“But Jack, it’s completely asinine to expect a business owner to do a live Q&A session with any kind of frequency” you might say — and you’d be absolutely right.

To that end, using an automated chatbot to keep customers informed without tying up valuable assets in the meantime is probably your best approach. Most major social media platforms either have or support multiple chatbots, and Patel’s site shows a steady increase in the number of businesses using them anyway — don’t get left behind.

Naturally, you’ll need to keep uploading a variety of content, so letting customers see your beautiful face in a live video from time to time is still a good idea.

Other ways to increase customer engagement and conversion range from using SMS notifications to implementing social media platforms you wouldn’t usually consider (WhatsApp, anyone?), but the bottom line will always involve giving your customers a two-way avenue of communication.

Missing out on traffic because of antiquated practices isn’t the end of the world; if anything, it should be the beginning of a plethora of new practices for you and your company.

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Real Estate Marketing

The biggest reasons people are unsubscribing from your emails

(MARKETING NEWS) Sometimes promotional emails can cause us to purge our inboxes due to over-inundation. New data examines specific reasons customers unsubscribe from mailing listings.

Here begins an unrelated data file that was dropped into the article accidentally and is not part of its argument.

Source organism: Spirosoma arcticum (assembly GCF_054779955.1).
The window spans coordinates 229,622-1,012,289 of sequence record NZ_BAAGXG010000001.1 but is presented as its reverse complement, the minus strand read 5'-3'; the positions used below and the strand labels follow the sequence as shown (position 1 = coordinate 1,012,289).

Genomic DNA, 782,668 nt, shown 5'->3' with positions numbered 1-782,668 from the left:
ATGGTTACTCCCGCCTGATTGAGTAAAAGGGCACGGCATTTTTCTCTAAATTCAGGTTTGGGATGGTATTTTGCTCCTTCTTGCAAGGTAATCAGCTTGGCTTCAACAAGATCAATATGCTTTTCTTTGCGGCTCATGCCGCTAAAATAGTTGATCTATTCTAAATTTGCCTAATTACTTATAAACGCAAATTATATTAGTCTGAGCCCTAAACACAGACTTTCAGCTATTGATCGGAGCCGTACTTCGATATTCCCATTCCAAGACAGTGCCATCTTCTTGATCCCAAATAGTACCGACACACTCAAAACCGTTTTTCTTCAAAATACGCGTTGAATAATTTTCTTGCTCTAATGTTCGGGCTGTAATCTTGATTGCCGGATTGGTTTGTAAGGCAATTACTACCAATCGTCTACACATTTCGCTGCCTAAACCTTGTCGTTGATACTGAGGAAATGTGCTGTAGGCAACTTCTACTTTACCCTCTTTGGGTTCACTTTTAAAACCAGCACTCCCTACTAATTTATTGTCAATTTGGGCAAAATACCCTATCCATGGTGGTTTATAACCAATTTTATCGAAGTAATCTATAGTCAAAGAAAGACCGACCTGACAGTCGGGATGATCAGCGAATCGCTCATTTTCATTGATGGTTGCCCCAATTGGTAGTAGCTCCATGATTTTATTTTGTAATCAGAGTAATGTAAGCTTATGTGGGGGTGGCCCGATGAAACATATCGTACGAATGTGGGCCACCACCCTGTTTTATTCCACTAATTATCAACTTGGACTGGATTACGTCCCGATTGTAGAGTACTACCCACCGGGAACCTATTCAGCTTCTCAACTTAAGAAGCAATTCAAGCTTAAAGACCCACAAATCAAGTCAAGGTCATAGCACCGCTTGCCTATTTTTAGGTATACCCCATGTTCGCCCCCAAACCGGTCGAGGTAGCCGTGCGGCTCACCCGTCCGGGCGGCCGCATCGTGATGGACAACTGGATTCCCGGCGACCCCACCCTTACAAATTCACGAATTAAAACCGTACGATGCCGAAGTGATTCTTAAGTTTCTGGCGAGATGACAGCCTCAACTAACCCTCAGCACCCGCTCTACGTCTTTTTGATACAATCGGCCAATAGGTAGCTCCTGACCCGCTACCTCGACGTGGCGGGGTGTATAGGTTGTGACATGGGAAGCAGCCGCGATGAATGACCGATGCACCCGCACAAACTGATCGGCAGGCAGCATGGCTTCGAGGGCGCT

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mailblast email marketing unsubscribe

I recently registered my work email with a company that shall not be named in an effort to receive a 20% off coupon. While I received the coupon, I also found myself receiving somewhere around 10 emails per week from this company. But after a few weeks, I had no choice but to unsubscribe from this email listing. Though it did give me the option to minimize email settings, the overwhelming amount I already received was such a turn off that I unsubscribed completely.

This has happened time and again with countless other mail listings, and I know that I’m not the only one burdened with email after email. Apparently this is such a common occurrence that eMarketer was able to conduct a survey that complied the top reasons why people tend to unsubscribe from email lists.

The major reasons were broken down into 13 categories.

The additional reasons were as follows: 21% report that the emails were not relevant to them; 19% received too many emails from a specific company; 19% complained that the emails were always trying to sell something; 17%t stated the content of the emails were boring, repetitive, and not interesting to them.

Additionally, 16% unsubscribed because they do not have the time to read the emails; 13% stated they receive the same ads and promotions in the email that they receive in print mail (through direct mail, print magazines, newspapers, etc.)

Furthermore, 11% stated that some emails can be too focused on the company’s needs and not enough on the customer’s needs; 10% felt that certain emails seemed geared towards other people’s needs and not their own. Another 10% did not like the appearance of certain emails, stating that they were too cluttered and sloppy.

An additional 10% didn’t trust the email to provide all of the information necessary to make purchasing decisions. Finally, 1% claimed “other” reasoning as the main cause.

Fully 7.0% unsubscribed from certain email listings because they said emails did not look good on their smartphones. This is important for marketers to keep in the back of their minds.

Assess your email marketing strategy to ensure you’re fitting the needs of consumers, not just your own personal preferences. Data doesn’t lie.